Prev NEXT  


Why is it so hard to quit smoking?

Smoking Cessation Factors: Why can't I quit?

Teen smokers cite the terrible odor and the high costs of cigarettes as their main motivations for quitting.
Teen smokers cite the terrible odor and the high costs of cigarettes as their main motivations for quitting.
Steve Liss/Getty Images

We've touched on a few ways cigarette companies have gotten you hooked and aimed to stay hooked. Unfortunately, there are even more factors that make it difficult to kick the habit. One could be your gender.

A 2004 study by the University of Ohio found that hypnosis is more helpful to men than women who are trying to quit smoking. Over the course of 18 studies involving 5,600 participants, the research shows men hold a 7 percent edge over the ladies. That may not sound like much, but when cessation success rates are in the 20 to 30 percent range to begin with, it's a pretty big advantage. This doesn't mean that women are less susceptible to hypnosis -- it may have more to do with overall success rates for women. Research has shown that, if anything, women are more able to be hypnotized. They just have a harder time quitting smoking than men. One reason is that nicotine replacement therapy, like the patch, isn't as effective for women. Another theory is that women may be more concerned about weight gain associated with kicking butts.


Your genetic makeup may also play a part, so you can thank mom and dad. Research from the University of Michigan released in August 2008 indicates that if you have the nicotine receptor gene CHRNA5, you're more likely to enjoy that very first cigarette. Out of 435 smokers and nonsmokers who had tried cigarettes in their life, the ones who kept smoking reported that their first cigarette gave them a pleasurable experience. These same participants were also more likely to have the variant of the CHRNA5 gene. This means that for some people, the first smoke they ever have will make them want to come back for more. How's that for not having a fighting chance?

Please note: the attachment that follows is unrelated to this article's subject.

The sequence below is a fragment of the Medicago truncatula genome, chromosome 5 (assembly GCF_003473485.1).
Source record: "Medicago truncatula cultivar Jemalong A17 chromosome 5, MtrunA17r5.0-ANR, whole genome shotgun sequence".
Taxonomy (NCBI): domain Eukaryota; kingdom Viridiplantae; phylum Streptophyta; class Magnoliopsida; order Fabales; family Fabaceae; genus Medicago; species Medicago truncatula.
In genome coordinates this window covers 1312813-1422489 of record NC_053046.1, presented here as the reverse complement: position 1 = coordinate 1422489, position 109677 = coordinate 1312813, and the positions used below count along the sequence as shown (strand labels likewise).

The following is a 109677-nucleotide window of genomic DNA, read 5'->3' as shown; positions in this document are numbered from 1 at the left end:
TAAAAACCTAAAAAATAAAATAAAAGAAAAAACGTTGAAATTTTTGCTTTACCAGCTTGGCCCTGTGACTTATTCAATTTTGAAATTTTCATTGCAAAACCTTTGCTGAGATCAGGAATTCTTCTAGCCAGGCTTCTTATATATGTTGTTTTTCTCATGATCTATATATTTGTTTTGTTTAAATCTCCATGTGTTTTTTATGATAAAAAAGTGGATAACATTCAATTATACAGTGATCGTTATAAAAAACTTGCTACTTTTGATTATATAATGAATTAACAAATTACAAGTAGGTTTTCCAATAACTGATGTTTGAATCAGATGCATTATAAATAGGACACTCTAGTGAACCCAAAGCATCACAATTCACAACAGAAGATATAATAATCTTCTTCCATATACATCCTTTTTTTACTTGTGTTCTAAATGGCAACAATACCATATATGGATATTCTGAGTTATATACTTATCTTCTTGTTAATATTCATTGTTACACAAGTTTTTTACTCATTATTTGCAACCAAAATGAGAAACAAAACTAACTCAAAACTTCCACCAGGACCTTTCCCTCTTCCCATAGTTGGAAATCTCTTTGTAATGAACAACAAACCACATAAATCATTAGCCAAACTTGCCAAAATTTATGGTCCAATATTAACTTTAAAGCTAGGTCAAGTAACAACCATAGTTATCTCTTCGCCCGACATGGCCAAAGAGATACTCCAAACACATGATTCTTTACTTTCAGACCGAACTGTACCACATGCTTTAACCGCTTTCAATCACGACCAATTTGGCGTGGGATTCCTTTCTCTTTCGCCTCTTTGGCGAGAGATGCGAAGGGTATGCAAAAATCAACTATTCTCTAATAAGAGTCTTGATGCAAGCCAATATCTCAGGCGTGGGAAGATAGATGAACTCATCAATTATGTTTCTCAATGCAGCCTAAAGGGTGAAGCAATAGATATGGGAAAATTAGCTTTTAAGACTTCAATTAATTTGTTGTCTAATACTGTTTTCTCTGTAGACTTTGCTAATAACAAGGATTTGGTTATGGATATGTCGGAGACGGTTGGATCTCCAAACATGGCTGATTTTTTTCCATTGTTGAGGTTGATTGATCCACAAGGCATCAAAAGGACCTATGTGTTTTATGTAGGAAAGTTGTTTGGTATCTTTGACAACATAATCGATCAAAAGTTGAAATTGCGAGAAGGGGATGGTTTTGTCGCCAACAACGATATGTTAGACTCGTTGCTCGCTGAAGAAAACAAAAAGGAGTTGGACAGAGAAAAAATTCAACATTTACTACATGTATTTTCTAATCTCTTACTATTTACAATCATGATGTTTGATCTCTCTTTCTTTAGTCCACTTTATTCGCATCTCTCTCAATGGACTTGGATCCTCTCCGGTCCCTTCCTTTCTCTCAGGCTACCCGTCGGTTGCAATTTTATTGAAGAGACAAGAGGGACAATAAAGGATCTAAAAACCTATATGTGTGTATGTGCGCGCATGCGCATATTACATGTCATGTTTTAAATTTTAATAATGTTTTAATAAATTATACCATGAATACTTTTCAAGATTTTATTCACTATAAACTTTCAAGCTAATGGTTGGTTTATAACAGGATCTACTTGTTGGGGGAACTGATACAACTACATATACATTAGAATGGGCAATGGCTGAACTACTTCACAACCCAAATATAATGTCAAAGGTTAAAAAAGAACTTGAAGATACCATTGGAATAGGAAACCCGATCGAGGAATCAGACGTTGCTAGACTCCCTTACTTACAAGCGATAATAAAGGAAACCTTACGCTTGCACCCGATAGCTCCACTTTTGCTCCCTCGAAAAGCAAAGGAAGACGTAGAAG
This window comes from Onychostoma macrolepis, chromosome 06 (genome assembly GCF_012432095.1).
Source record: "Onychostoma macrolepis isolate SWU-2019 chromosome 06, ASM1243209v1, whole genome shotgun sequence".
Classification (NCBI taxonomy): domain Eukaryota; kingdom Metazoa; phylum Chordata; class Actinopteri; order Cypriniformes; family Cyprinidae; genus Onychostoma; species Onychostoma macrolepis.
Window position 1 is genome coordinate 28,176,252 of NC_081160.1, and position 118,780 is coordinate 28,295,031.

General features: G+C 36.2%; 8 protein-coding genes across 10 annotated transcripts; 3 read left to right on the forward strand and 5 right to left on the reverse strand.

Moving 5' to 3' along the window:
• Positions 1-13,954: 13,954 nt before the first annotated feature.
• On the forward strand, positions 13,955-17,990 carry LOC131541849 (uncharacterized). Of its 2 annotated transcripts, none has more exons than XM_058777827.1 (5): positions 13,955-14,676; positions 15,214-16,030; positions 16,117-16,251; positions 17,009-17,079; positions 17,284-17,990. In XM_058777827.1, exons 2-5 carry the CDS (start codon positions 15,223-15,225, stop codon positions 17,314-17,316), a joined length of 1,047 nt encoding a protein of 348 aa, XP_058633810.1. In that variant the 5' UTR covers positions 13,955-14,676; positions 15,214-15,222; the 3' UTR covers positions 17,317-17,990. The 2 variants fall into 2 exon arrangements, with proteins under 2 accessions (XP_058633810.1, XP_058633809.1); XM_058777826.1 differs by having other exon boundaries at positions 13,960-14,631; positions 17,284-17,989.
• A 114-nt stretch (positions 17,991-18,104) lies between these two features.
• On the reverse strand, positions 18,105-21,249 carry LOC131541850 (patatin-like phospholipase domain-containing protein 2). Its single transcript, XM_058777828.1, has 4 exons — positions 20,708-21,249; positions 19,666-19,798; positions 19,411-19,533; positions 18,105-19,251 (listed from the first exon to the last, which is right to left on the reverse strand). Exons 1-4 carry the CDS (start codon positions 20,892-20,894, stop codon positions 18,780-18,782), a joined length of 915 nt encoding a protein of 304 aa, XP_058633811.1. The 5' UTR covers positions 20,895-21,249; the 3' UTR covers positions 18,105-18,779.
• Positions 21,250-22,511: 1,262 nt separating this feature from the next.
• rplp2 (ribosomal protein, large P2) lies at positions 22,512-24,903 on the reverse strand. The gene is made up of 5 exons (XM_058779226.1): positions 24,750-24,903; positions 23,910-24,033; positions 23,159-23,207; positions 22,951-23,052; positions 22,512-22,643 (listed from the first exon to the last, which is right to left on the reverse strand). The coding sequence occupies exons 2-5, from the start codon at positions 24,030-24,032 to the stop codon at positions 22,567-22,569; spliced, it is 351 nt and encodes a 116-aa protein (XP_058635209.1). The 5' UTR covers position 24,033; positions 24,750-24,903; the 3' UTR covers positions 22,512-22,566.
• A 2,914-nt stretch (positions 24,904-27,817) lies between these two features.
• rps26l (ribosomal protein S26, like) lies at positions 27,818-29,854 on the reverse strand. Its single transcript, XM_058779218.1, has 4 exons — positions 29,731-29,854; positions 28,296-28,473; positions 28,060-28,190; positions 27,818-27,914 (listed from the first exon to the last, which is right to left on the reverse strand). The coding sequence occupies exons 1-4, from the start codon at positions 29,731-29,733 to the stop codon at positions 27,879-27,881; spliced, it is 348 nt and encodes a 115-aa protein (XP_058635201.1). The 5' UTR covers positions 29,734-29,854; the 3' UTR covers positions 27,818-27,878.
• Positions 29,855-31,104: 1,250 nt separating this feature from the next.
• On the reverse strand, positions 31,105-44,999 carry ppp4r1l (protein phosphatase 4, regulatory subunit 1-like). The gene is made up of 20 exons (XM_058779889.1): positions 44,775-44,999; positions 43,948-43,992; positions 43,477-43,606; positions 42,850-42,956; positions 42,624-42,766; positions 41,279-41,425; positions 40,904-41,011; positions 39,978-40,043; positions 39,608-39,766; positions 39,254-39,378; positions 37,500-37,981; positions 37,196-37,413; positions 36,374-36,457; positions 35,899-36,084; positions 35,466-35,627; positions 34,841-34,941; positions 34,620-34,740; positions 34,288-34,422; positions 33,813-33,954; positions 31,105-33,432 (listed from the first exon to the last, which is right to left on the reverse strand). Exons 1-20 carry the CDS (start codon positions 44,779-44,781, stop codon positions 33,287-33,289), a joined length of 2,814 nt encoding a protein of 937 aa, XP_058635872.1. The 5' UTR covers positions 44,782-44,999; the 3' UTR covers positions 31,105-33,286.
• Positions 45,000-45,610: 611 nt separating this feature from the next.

Another study by the Indiana University School of Medicine shows that some forms of mental illness go hand-in-hand with nicotine addiction. Like peanut butter and jelly, bipolar disorder and cigarettes make a likely pair. Depending on where you're from, the average population of smokers is about 20 to 25 percent -- people with some form of mental illness clock in at about 50 percent. Seventy-five to 90 percent of people who suffer from schizophrenia are smokers. Alcoholics aren't far behind at an average of 80 percent. Bipolar disorder comes in at 60 to 70 percent [source: Rudavsky].

Eight out of every 10 smokers say they wish they'd never started, yet only one in 10 can successfully quit. The good news is that quitting can and does happen all the time to all kinds of people. Some do it by going cold turkey. Some need the help of nicotine replacement therapy ( Hypnosis works for some folks, and others need more intense prescription medication to help them kick the habit. Two million people quit smoking every year, and there's no reason you can't be one of them. No matter how many years you've smoked, your body will immediately begin to repair itself once you've put out your last butt. It's intimidating, so you might try by cutting back to begin with. A review of smoking studies in people that had no desire to quit showed that cutting down often led to complete cessation [source: Science Daily] .

For more information on smoking and health, please explore the links below.

Related HowStuffWorks Articles

More Great Links


  • "First measurements of 'free-base' nicotine in cigarette smoke published." Medical News Today. July 25, 2003.
  • "Have You Ever Wondered What's In a Cigarette?" 2008.
  • "Hypnosis More Helpful To Men Than Women In Quitting Smoking." Science Daily. July 30, 2004.
  • "NIDA InfoFacts: Cigarettes and Other Tobacco Products." National Institute on Drug Abuse.
  • "Not Ready To Quit? Try Cutting Back -- Smoking Reduction May Lead To Unexpected Quitting." Science Daily. Dec. 8, 2006.
  • "Tobacco firm 'knew nicotine was addictive'." BBC. Feb. 15, 1998.
  • "What is the extent and impact of tobacco use?" National Institute on Drug Abuse. 2008.
  • "Why Some Smokers Become Addicted With Their First Cigarette." Science Daily. August 6, 2008.
  • Boyles, Salynn. "Gene Linked to Early Nicotine Addiction." August 8, 2008. nicotine-addiction
  • Hilts, Philip J. "U.S. Panel Moves Toward Regulating Cigarette Nicotine." The New York Times. August 3, 1994.
  • Kessler, David A. M.D. "Statement on Nicotine-Containing Cigarettes." Food and Drug Administration. March 25, 1994.
  • Raloff, Janet. "Cigarettes: are they doubly addictive?" bnet. May 7, 1994.
  • Rudavsky, Shari. "Mental illness linked to cigarette addiction." July 15, 2008.
  • Smith, John P. "How Cigarettes Are Made More Addictive." 2008.